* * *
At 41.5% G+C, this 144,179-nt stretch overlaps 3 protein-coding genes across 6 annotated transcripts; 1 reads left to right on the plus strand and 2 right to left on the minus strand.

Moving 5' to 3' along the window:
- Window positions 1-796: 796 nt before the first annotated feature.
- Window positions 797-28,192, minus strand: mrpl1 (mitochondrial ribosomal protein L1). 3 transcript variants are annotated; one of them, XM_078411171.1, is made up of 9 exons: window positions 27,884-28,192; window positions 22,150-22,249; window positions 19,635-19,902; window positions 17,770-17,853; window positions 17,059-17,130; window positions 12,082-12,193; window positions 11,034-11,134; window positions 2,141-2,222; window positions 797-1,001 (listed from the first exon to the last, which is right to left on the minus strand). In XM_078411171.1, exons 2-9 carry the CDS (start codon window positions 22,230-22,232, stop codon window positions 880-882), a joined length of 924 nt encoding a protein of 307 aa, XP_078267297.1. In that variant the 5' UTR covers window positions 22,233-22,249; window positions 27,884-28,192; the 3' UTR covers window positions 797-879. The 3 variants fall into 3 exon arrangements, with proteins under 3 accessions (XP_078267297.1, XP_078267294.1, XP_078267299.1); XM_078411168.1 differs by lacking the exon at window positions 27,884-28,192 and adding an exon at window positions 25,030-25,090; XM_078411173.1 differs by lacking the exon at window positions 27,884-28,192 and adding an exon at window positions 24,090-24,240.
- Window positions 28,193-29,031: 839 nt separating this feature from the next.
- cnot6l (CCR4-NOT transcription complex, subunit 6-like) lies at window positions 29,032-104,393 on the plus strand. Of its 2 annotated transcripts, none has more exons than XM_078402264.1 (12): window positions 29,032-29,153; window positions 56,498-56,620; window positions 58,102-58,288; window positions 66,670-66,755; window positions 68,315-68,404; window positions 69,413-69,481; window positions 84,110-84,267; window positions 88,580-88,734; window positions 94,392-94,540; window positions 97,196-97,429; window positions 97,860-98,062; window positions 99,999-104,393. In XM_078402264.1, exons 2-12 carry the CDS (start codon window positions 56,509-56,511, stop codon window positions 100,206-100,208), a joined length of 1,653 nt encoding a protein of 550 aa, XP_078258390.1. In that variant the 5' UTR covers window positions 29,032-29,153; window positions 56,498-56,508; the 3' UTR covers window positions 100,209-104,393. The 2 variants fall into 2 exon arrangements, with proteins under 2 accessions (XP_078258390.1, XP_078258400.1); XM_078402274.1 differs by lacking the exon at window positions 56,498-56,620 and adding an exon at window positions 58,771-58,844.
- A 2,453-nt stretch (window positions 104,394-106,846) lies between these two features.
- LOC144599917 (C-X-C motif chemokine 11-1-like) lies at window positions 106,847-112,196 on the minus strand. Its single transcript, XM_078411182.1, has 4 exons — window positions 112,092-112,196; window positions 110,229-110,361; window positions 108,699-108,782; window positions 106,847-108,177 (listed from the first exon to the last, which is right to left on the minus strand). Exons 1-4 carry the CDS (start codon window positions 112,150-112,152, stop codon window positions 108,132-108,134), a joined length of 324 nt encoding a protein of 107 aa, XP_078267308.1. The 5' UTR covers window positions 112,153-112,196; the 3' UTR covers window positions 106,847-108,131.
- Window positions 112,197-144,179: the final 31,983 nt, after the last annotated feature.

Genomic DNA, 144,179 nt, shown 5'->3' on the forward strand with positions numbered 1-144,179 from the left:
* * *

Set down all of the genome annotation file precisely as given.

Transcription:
At 41.5% G+C, this 144,179-nt stretch overlaps 3 protein-coding genes across 6 annotated transcripts; 1 reads left to right on the plus strand and 2 right to left on the minus strand.

Moving 5' to 3' along the window:
- Window positions 1-796: 796 nt before the first annotated feature.
- Window positions 797-28,192, minus strand: mrpl1 (mitochondrial ribosomal protein L1). 3 transcript variants are annotated; one of them, XM_078411171.1, is made up of 9 exons: window positions 27,884-28,192; window positions 22,150-22,249; window positions 19,635-19,902; window positions 17,770-17,853; window positions 17,059-17,130; window positions 12,082-12,193; window positions 11,034-11,134; window positions 2,141-2,222; window positions 797-1,001 (listed from the first exon to the last, which is right to left on the minus strand). In XM_078411171.1, exons 2-9 carry the CDS (start codon window positions 22,230-22,232, stop codon window positions 880-882), a joined length of 924 nt encoding a protein of 307 aa, XP_078267297.1. In that variant the 5' UTR covers window positions 22,233-22,249; window positions 27,884-28,192; the 3' UTR covers window positions 797-879. The 3 variants fall into 3 exon arrangements, with proteins under 3 accessions (XP_078267297.1, XP_078267294.1, XP_078267299.1); XM_078411168.1 differs by lacking the exon at window positions 27,884-28,192 and adding an exon at window positions 25,030-25,090; XM_078411173.1 differs by lacking the exon at window positions 27,884-28,192 and adding an exon at window positions 24,090-24,240.
- Window positions 28,193-29,031: 839 nt separating this feature from the next.
- cnot6l (CCR4-NOT transcription complex, subunit 6-like) lies at window positions 29,032-104,393 on the plus strand. Of its 2 annotated transcripts, none has more exons than XM_078402264.1 (12): window positions 29,032-29,153; window positions 56,498-56,620; window positions 58,102-58,288; window positions 66,670-66,755; window positions 68,315-68,404; window positions 69,413-69,481; window positions 84,110-84,267; window positions 88,580-88,734; window positions 94,392-94,540; window positions 97,196-97,429; window positions 97,860-98,062; window positions 99,999-104,393. In XM_078402264.1, exons 2-12 carry the CDS (start codon window positions 56,509-56,511, stop codon window positions 100,206-100,208), a joined length of 1,653 nt encoding a protein of 550 aa, XP_078258390.1. In that variant the 5' UTR covers window positions 29,032-29,153; window positions 56,498-56,508; the 3' UTR covers window positions 100,209-104,393. The 2 variants fall into 2 exon arrangements, with proteins under 2 accessions (XP_078258390.1, XP_078258400.1); XM_078402274.1 differs by lacking the exon at window positions 56,498-56,620 and adding an exon at window positions 58,771-58,844.
- A 2,453-nt stretch (window positions 104,394-106,846) lies between these two features.
- LOC144599917 (C-X-C motif chemokine 11-1-like) lies at window positions 106,847-112,196 on the minus strand. Its single transcript, XM_078411182.1, has 4 exons — window positions 112,092-112,196; window positions 110,229-110,361; window positions 108,699-108,782; window positions 106,847-108,177 (listed from the first exon to the last, which is right to left on the minus strand). Exons 1-4 carry the CDS (start codon window positions 112,150-112,152, stop codon window positions 108,132-108,134), a joined length of 324 nt encoding a protein of 107 aa, XP_078267308.1. The 5' UTR covers window positions 112,153-112,196; the 3' UTR covers window positions 106,847-108,131.
- Window positions 112,197-144,179: the final 31,983 nt, after the last annotated feature.

Genomic DNA, 144,179 nt, shown 5'->3' on the forward strand with positions numbered 1-144,179 from the left: